- 7. Leverage social media as a customer service tool for your English school
- 9. Stay on top of what people are saying about your English school and the ELT industry
- 10. Stay on brand
- Important News
Fran Austin has been the Sales & Marketing Director for Oxford TEFL since 2014. Over the years, she has helped the company grow by applying her skills in areas as specific as copywriting, lead management and social media campaigns, and as broad as brand awareness, content management and stakeholder engagement.
In this blog post, she provides her top 10 ‘tried and tested’ digital marketing tips to help you promote your English school in 2023.
1. Inspire potential English students with stories that resonate
Storytelling in marketing is a combination of narrative and fact. Stories are easy to remember, unite your audience and inspire action. They can be told in many ways but must always have two things in common – impact and meaning. Telling a story which resonates with people can be much more memorable than a simple service description.
“Brand storytelling is the cohesive narrative that weaves together the facts and emotions that your brand evokes.” – Forbes
Examples that can be used to connect with your audience:
- Launch story (introducing potential students to your service by telling them how your English school was started, for example).
- Sales story (helping sell an English course by telling the story of a successful student, for example).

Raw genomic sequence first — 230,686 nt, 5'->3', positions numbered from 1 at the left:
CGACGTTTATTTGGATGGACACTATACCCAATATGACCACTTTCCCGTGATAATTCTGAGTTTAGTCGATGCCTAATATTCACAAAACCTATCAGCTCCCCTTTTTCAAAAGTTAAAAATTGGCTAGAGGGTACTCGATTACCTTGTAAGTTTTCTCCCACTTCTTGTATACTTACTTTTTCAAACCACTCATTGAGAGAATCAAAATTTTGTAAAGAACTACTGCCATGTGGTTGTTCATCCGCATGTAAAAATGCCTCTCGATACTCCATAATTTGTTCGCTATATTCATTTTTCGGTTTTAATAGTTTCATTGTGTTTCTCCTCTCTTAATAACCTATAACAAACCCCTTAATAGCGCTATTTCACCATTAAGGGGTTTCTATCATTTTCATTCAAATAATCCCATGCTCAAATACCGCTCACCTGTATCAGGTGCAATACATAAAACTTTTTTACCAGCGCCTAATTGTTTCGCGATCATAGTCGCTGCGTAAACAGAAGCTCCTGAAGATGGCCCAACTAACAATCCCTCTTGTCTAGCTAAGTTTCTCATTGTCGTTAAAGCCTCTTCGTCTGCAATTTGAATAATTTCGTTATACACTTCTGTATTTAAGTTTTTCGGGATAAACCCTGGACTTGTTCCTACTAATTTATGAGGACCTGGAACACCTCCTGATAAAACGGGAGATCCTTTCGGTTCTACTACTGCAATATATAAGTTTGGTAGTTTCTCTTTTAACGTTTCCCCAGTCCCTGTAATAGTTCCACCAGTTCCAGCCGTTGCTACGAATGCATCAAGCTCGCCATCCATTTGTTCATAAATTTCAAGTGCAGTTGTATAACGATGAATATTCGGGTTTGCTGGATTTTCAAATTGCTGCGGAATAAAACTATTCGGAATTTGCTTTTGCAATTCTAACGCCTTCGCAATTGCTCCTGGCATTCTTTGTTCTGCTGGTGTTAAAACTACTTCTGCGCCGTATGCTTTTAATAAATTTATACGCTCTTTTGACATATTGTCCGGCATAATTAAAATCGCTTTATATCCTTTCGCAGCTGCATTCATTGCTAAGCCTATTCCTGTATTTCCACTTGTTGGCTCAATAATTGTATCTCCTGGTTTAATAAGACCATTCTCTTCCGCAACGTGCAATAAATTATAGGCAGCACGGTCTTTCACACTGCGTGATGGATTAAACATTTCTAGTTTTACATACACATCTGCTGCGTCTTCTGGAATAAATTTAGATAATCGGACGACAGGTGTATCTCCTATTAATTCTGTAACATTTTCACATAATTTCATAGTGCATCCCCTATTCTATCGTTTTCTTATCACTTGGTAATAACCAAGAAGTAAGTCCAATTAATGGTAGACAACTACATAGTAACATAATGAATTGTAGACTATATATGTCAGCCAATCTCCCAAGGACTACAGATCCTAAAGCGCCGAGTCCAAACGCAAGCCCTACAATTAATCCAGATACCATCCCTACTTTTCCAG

- Industry story (telling people how your English school / brand fits into the ELT industry, for example).
- Vision story (describing what you want the world to look like after your school’s mission has been fulfilled).
- People story (stories about the people behind your business).
For more examples of types of storytelling, visit “Types of Stories Brands can tell: The Ultimate List”
To have the biggest impact, select the most meaningful stories and use empathy to connect with your audience. Emotional content will connect you to English student’s personal experiences and make the story more memorable.
“Show, don’t tell” the story. This allows the potential student to experience details of the story through sensory details, words, actions or the expression of emotions.
Think about the best way(s) to tell the story. This could be video, web page, social media posts, or all of them. Making a video? It can be professionally produced like the video from one of our graduates. Otherwise, it can be created in a more authentic, relatable way using simply a mobile phone and some basic editing skills!